partners or funders as a charity or a company (it’s not that hard to set one
up!). This will provide weight to your application and help you come across as the
amazing and experienced practitioner you are!
Second, discuss your potential project early on
so your application looks less like an accidental brainstorm and more like a
streamlined and deliverable idea. Clarity of your aims and impacts is
essential. You need to be able to evidence
who will benefit and how: have you got an evaluation strategy and measures
in place? Once you have developed a partnership, perhaps it’s worth to keep an
idea bank of potential projects ready to be turned into bids once funding calls
are open. This goes to show the importance of ongoing nurturing of networks you
establish at conferences like this one.
coming back to the F-word. The skill of
discussing rates is essential. First of all, I wish we didn’t have to put
up with this power dynamic and expectations that science communication or
freelance work is free – but hey ho – we live in a society. However, I
genuinely believe that collectively we have the power to shape this community
of practice. Every interaction we have – whether with a junior colleague, a
high school pupil or a potential funder – influences societal norms about the
value of science communication labour.
Meanwhile, one of the workshop participants shared with me how she measures her daily rate.
“You need to take the annual salary you aspire to and divide it by 100. That’s your daily rate. The overheads cover your admin, sick leave and pension. We don’t automatically get it as freelancers, yet we still have to take care of all the above!”.
are your experiences of bidding and negotiating salary? Do you ever work ‘for
exposure’? Share your views in comments!
On 21st June, UWE Bristol’s Science Communication Unit welcomed over 100 delegates to X Block on UWE Bristol’s Frenchay campus to celebrate regional ‘sci comm’ talent and debate how researchers and practitioners can harness this resource to begin addressing today’s most pressing societal, economic and planetary challenges.
a warm welcome from Professor Olena Doran, the key note speaker, Dr Carla
Almeida offered insights into the challenges of communicating science and
health related issues in the Favela surrounding the Museum
of Life in Rio De Janeiro, her home city in Brazil. She spoke passionately of
how the Museum is reaching out to the local community, training students from
the local area as science communicators and raising their aspirations. These
students help to break down barriers between favelas and Foundation Oswaldo
Cruz in which the Museum is located. The Museum also takes part in the annual
Carnival which draws in the community. At the heart of what they do is a
mission to foster a two-way dialogue with local people so they can begin to
address some of the socio-environmental and health related issues facing the
community of which they are a part.
parallel sessions throughout the day built on this theme, including With Whom Do You Communicate? A sessionthat introduced two novel projects (Black2Nature and STFC’s The Wonder Initiative) that aim to widen participation in science,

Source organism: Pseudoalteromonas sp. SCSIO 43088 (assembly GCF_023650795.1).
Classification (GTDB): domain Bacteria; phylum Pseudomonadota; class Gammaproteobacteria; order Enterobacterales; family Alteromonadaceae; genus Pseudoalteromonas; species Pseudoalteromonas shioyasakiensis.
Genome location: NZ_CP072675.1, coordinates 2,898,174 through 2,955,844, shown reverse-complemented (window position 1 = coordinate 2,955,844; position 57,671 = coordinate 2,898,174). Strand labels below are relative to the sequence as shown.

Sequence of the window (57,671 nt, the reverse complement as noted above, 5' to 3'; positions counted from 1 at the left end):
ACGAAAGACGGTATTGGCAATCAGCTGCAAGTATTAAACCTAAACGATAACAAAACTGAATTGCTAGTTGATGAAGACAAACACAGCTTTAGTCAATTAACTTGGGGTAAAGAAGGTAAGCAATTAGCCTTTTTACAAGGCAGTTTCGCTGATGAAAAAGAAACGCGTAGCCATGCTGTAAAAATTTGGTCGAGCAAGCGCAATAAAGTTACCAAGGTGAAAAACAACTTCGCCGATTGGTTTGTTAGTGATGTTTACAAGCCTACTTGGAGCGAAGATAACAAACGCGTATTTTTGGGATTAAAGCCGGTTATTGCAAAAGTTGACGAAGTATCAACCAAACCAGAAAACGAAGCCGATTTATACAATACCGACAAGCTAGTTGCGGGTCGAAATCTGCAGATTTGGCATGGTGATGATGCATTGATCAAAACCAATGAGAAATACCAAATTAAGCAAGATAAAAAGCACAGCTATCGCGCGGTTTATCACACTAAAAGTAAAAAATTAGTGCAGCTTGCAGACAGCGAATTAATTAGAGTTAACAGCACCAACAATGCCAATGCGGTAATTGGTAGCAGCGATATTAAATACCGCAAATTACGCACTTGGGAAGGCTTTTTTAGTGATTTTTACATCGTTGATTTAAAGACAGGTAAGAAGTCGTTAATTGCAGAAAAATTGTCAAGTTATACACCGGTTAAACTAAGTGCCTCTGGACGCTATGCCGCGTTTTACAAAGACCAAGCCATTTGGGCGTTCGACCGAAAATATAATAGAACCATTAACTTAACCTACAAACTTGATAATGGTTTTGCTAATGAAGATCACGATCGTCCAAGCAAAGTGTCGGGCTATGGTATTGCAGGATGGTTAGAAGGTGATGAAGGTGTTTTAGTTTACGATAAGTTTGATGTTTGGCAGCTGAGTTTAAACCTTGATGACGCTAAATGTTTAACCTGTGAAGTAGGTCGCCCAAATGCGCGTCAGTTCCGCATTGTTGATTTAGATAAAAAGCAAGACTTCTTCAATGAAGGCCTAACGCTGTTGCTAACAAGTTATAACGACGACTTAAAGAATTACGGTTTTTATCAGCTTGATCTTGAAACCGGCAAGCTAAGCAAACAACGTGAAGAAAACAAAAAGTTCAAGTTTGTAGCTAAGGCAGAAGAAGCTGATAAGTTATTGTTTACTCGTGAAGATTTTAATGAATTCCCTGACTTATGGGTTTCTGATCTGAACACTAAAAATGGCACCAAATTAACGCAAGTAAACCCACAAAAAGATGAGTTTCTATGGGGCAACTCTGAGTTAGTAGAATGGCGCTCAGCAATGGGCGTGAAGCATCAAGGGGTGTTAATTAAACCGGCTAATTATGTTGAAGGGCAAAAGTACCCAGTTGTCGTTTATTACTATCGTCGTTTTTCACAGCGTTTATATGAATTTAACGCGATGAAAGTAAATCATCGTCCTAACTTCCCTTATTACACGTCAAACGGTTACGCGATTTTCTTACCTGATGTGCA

technology and nature conservation; and Letting
Go of What’s Not Serving Us, which crowdsourced solutions to the
difficulties of using academic language when trying to engage with local
Talking of academic
language, in a joint interactive session between James Nobles (NIHR
CLAHRC West), Zoe Banks Gross (Knowle West
Media Centre) and Malcolm Hamilton (Mufti
Games) gave delegates a chance let go (and bin) the
jargon that wasn’t serving them, an exercise they play with low socio-economic
status residents across Bristol to get them moving and to discuss how
effectively physical activity guidelines are communicated.
The voices and perspectives on the day were truly diverse, as were the types of sessions and activities on offer. You could have chosen to play Periodic Table Top Trumps or taken part in a decision-making simulation run by Ruth Larbey of the Science Communication Unit, while during lunch there was opportunity to explore UWE grounds with a guided nature walk by Richie Fleuster and discover what’s being done to improve biodiversity across our campuses. The day ended with a keynote from speakers representing Eden Project, I’m A Scientist, We The Curious and The Natural History Consortium, among others. During the drinks reception storyteller Dawn Ellis seamlessly wove in highlights from the day into a tale about ninja’s from the West Country on a mission to save the world.
The conference was so
well received that we are already being asked when we will host the next one,
and believe this event has successfully reminded people of the role of the
Science Communication Unit regionally, nationally, and internationally.
Over the coming weeks we will be sharing articles
on our blog about the event, including one on how to design inclusive
We’re looking forward to the next one already!
Sophie Laggan, Project Coordinator: Sci Comm South West Conference 2019
I knew Science Communications was for me when I was doing my undergraduate degree in Biological Sciences and preferred talking about my dissertation research, rather than being in the lab doing it. After that, I did some research and found the UWE MSc in Science Communication. I applied immediately.
The module options on the programme at
UWE drew me in as there were a variety on offer, and they each offered
practical skills to help me step into a job right away. I knew that I wanted to
work while completing my MSc, building up my experience in London, so the 3-day
blocks worked perfectly for me. I held a number of internships during my time
on the programme, and picked up my first part-time job when our lectures
During the programme, as well as the compulsory
modules, I studied Writing Science and Hands-On Science Communication. These
modules taught me how to tell compelling stories about science that capture
people’s imaginations – on page and in person. While the latter might not seem
directly related to my role, it taught me a lot about how to explain something
complex verbally. Often I’m speaking to journalists over the phone and have to
be able to communicate clearly. It also built my confidence in presenting (it’s